2,500 farms facing EU clawback of €1m in aid
AN estimated 2,500 farmers are to have €1m clawed back retrospectively from their EU single farm payments because they were claiming on land that can't be farmed.
However, no farmers will be penalised for land that's been rendered temporarily unusable due to flooding or storm damage, the Department of Agriculture has said.
Inspectors will take a "commonsense approach" in relation to land that has been damaged due to the storms of recent weeks, with force majeure applying for temporary losses, assistant secretary Kevin Smyth told the Oireachtas Agriculture Committee.
"For example, where there has been severe storm damage including damage to fences and grazing or large deposits of stone or debris, farmers will not be penalised under direct payments schemes," he said.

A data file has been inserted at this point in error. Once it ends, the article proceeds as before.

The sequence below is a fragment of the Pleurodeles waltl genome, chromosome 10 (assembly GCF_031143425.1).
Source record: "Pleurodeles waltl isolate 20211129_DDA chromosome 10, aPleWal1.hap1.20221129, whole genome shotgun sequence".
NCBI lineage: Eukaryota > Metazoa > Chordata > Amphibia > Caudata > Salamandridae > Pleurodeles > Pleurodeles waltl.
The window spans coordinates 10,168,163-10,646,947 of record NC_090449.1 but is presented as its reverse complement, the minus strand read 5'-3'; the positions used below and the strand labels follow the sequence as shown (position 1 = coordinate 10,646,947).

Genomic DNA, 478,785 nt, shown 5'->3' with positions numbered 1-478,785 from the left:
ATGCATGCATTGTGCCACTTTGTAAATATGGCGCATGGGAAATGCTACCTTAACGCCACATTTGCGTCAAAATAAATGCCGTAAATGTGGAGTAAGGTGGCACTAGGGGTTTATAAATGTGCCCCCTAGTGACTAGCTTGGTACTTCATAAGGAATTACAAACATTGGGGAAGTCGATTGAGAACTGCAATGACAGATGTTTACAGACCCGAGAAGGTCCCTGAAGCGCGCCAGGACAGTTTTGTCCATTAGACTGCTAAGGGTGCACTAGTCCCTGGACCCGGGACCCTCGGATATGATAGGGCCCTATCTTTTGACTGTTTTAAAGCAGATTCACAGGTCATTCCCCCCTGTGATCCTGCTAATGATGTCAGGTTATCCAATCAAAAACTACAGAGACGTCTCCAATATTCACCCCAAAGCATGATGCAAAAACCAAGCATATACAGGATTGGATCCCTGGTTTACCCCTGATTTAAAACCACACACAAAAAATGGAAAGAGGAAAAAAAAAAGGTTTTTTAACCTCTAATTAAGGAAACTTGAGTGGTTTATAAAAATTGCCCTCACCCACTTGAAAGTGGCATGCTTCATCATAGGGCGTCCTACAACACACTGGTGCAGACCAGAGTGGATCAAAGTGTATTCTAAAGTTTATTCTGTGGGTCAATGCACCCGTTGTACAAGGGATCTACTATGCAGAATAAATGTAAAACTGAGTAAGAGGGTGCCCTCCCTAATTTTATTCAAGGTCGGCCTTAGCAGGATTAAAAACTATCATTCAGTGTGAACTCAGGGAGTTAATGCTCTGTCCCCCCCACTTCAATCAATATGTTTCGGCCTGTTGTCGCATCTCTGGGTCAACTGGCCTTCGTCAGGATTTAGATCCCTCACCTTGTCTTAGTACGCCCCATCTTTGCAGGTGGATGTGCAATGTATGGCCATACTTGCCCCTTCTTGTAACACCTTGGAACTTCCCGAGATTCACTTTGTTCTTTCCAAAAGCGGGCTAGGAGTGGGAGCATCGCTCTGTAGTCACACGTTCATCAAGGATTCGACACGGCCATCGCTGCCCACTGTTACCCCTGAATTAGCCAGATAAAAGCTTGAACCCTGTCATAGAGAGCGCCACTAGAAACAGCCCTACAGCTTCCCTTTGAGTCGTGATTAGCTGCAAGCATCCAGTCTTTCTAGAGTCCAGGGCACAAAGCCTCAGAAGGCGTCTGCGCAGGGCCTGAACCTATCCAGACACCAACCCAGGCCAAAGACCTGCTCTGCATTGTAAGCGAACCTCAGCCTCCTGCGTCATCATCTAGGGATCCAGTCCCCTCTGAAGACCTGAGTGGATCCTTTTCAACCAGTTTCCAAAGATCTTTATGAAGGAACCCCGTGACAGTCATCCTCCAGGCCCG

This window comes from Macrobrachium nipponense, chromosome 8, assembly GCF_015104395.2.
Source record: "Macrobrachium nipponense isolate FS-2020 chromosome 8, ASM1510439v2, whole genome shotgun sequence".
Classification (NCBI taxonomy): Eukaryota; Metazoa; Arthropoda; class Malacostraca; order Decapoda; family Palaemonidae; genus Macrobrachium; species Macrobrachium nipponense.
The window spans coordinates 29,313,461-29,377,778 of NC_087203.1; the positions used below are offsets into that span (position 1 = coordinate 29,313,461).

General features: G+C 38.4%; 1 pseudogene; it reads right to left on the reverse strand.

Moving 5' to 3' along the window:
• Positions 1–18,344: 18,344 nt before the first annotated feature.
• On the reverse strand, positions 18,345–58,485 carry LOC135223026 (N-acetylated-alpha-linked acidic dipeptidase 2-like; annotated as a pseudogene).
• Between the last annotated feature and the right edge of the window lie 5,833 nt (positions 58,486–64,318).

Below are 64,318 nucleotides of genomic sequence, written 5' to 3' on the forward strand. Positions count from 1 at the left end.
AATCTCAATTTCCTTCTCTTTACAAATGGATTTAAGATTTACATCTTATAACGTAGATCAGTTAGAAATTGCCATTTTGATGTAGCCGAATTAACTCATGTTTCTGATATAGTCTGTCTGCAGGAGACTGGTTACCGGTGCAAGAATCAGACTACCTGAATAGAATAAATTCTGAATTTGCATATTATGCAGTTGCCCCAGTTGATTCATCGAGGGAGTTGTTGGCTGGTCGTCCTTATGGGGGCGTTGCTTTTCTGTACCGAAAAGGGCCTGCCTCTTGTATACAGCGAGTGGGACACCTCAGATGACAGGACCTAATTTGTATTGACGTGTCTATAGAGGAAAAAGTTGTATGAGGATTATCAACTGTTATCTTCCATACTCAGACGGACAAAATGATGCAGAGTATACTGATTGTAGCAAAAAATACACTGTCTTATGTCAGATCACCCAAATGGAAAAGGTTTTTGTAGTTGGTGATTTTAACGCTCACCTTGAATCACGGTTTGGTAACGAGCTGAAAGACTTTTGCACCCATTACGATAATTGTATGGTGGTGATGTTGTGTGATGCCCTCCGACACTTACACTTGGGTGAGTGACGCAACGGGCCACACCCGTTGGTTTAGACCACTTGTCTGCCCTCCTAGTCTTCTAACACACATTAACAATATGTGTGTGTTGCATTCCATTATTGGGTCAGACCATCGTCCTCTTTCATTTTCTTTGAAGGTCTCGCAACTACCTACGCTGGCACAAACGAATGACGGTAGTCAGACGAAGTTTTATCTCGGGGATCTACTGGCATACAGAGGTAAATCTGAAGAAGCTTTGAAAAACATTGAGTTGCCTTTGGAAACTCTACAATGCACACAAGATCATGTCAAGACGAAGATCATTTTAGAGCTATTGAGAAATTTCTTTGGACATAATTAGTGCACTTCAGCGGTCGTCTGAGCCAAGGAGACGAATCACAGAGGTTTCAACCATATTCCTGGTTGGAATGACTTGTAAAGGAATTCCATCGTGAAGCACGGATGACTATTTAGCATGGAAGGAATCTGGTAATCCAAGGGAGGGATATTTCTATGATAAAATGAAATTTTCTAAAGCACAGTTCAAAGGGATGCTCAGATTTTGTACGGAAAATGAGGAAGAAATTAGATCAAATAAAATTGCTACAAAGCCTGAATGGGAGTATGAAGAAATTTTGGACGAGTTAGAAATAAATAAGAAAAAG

Agriculture Minister Simon Coveney had visited some of the most damaged areas and fully recognised the difficulties where land was very wet or slurry tanks were full, Mr Smyth said.
Farmers who were unable to feed their animals could contact the department's Animal Welfare Helpline for assistance while Teagasc was also providing practical advice on measures needed to cope, he added.
With regard to the current review of farmland eligibility for EU payments, which farmers have been highly critical of, Mr Smyth said that the EU Commission required countries to review their EU funding as was currently happening for the 2008-2012 period.